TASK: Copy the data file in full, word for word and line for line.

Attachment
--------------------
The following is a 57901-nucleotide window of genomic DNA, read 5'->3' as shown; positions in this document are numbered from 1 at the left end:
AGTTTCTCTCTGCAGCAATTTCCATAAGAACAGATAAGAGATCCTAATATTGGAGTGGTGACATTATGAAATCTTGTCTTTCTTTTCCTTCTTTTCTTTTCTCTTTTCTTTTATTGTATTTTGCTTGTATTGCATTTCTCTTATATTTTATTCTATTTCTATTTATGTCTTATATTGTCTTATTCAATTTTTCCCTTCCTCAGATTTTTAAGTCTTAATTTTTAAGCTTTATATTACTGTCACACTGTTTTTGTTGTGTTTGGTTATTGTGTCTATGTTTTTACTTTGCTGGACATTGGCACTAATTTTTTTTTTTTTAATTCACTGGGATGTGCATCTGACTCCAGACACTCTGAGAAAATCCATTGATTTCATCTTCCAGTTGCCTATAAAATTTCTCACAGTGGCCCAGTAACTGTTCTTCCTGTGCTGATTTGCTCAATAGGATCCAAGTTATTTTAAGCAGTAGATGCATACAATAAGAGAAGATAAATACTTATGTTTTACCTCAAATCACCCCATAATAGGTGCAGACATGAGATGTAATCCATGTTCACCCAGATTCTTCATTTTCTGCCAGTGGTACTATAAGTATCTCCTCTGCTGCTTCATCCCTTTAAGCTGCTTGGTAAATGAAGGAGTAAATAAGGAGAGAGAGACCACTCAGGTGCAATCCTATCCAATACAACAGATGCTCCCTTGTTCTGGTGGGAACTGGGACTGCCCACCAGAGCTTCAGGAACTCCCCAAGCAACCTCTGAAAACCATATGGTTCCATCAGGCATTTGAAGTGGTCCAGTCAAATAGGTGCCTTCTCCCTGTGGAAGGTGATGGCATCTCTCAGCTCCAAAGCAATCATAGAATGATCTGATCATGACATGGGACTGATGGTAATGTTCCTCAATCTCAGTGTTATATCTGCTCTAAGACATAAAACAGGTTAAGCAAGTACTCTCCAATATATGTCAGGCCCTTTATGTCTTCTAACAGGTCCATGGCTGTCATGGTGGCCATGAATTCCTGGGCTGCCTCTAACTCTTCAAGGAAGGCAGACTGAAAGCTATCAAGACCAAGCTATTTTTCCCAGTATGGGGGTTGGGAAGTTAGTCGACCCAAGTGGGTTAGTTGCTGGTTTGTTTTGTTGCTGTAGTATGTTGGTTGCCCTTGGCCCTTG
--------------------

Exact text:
The following is a 57901-nucleotide window of genomic DNA, read 5'->3' as shown; positions in this document are numbered from 1 at the left end:
AGTTTCTCTCTGCAGCAATTTCCATAAGAACAGATAAGAGATCCTAATATTGGAGTGGTGACATTATGAAATCTTGTCTTTCTTTTCCTTCTTTTCTTTTCTCTTTTCTTTTATTGTATTTTGCTTGTATTGCATTTCTCTTATATTTTATTCTATTTCTATTTATGTCTTATATTGTCTTATTCAATTTTTCCCTTCCTCAGATTTTTAAGTCTTAATTTTTAAGCTTTATATTACTGTCACACTGTTTTTGTTGTGTTTGGTTATTGTGTCTATGTTTTTACTTTGCTGGACATTGGCACTAATTTTTTTTTTTTTAATTCACTGGGATGTGCATCTGACTCCAGACACTCTGAGAAAATCCATTGATTTCATCTTCCAGTTGCCTATAAAATTTCTCACAGTGGCCCAGTAACTGTTCTTCCTGTGCTGATTTGCTCAATAGGATCCAAGTTATTTTAAGCAGTAGATGCATACAATAAGAGAAGATAAATACTTATGTTTTACCTCAAATCACCCCATAATAGGTGCAGACATGAGATGTAATCCATGTTCACCCAGATTCTTCATTTTCTGCCAGTGGTACTATAAGTATCTCCTCTGCTGCTTCATCCCTTTAAGCTGCTTGGTAAATGAAGGAGTAAATAAGGAGAGAGAGACCACTCAGGTGCAATCCTATCCAATACAACAGATGCTCCCTTGTTCTGGTGGGAACTGGGACTGCCCACCAGAGCTTCAGGAACTCCCCAAGCAACCTCTGAAAACCATATGGTTCCATCAGGCATTTGAAGTGGTCCAGTCAAATAGGTGCCTTCTCCCTGTGGAAGGTGATGGCATCTCTCAGCTCCAAAGCAATCATAGAATGATCTGATCATGACATGGGACTGATGGTAATGTTCCTCAATCTCAGTGTTATATCTGCTCTAAGACATAAAACAGGTTAAGCAAGTACTCTCCAATATATGTCAGGCCCTTTATGTCTTCTAACAGGTCCATGGCTGTCATGGTGGCCATGAATTCCTGGGCTGCCTCTAACTCTTCAAGGAAGGCAGACTGAAAGCTATCAAGACCAAGCTATTTTTCCCAGTATGGGGGTTGGGAAGTTAGTCGACCCAAGTGGGTTAGTTGCTGGTTTGTTTTGTTGCTGTAGTATGTTGGTTGCCCTTGGCCCTTG